In previous articles on aspartame, I have focused on diet beverages, especially sodas, containing aspartame. Soda has its own negative campaign and aspartame is one of the “ingredients” of this campaign, along with high fructose corn syrup, caramel coloring, and other components. Therefore, it made sense to me to mention diet drinks, and it is fair to say that diet drinks represent by far the largest source of aspartame in the diet. This artificial sweetener is, however, used hundreds of different types of food products. With such widespread use, should we be concerned? It is a fair question, I think. As we’ve seen, it would be very difficult to ingest enough aspartame from diet drinks to represent any danger to our health.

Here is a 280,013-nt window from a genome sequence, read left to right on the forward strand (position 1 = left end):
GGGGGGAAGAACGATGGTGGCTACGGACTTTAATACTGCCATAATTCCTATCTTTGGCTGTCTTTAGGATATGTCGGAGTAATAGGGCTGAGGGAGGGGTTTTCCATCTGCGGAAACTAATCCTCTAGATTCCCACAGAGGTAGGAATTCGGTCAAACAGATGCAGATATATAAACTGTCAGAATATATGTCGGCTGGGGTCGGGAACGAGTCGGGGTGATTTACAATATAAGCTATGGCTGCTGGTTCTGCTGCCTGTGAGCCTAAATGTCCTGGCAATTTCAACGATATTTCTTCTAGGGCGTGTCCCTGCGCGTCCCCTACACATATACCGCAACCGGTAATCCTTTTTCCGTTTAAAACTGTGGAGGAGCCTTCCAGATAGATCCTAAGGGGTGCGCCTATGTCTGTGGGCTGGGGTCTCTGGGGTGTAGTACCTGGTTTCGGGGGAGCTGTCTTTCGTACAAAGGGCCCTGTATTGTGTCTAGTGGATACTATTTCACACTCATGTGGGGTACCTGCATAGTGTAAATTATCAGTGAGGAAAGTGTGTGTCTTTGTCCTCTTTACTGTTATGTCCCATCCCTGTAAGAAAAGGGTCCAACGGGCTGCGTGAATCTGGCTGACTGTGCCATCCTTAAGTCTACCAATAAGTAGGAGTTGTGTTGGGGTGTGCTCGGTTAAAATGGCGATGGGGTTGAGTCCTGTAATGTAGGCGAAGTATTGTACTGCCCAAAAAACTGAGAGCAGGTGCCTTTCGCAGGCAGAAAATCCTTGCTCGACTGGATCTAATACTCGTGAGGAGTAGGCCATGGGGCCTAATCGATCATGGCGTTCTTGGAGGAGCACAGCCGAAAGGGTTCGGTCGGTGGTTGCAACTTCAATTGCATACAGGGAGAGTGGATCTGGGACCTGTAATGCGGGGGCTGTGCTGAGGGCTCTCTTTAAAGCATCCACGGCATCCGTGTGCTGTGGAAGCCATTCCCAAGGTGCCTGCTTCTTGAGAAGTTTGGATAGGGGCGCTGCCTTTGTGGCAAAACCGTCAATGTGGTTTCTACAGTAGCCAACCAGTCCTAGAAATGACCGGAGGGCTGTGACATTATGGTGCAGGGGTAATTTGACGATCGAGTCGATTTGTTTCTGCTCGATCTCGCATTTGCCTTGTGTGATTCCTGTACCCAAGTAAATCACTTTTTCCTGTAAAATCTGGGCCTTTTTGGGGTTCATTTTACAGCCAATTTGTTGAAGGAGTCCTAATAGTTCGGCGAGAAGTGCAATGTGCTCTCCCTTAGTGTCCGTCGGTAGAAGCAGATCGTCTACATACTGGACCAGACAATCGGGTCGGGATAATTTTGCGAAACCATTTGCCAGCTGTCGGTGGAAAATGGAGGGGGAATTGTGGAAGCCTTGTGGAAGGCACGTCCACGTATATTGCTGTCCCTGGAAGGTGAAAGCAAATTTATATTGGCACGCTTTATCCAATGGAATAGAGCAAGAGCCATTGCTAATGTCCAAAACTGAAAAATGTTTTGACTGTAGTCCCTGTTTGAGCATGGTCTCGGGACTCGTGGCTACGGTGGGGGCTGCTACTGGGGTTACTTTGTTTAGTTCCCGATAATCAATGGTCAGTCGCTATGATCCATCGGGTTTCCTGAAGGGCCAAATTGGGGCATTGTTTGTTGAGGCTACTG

Acceptable Daily Intake (ADI) Of Aspartame
Still, there are thousands of products that contain aspartame. First, let’s clear up some common confusion concerning the ADI (Acceptable Daily Intake). This amount is supposed to represent what you can safely take in day after day for a lifetime. It is not about what you can take in on a given day. In other words, just because you consume an amount larger than the ADI for aspartame (or anything else), on one day, does not mean you are going to drop dead. To put the ADI further into perspective, consider that, in terms of sweetness, 5omg/kg of aspartame is like a 60kg person consuming 1.3lbs (600 grams) of sugar (sucrose) in a day.
If your diet has a large proportion of aspartame-containing “diet foods” you are still probably not in much danger, but it would be wise to reevaluate such a diet because it is obviously not a balanced and healthy one. A large proportion of such products would also mean a small proportion of fresh vegetables, fruits, fish, and lean meats.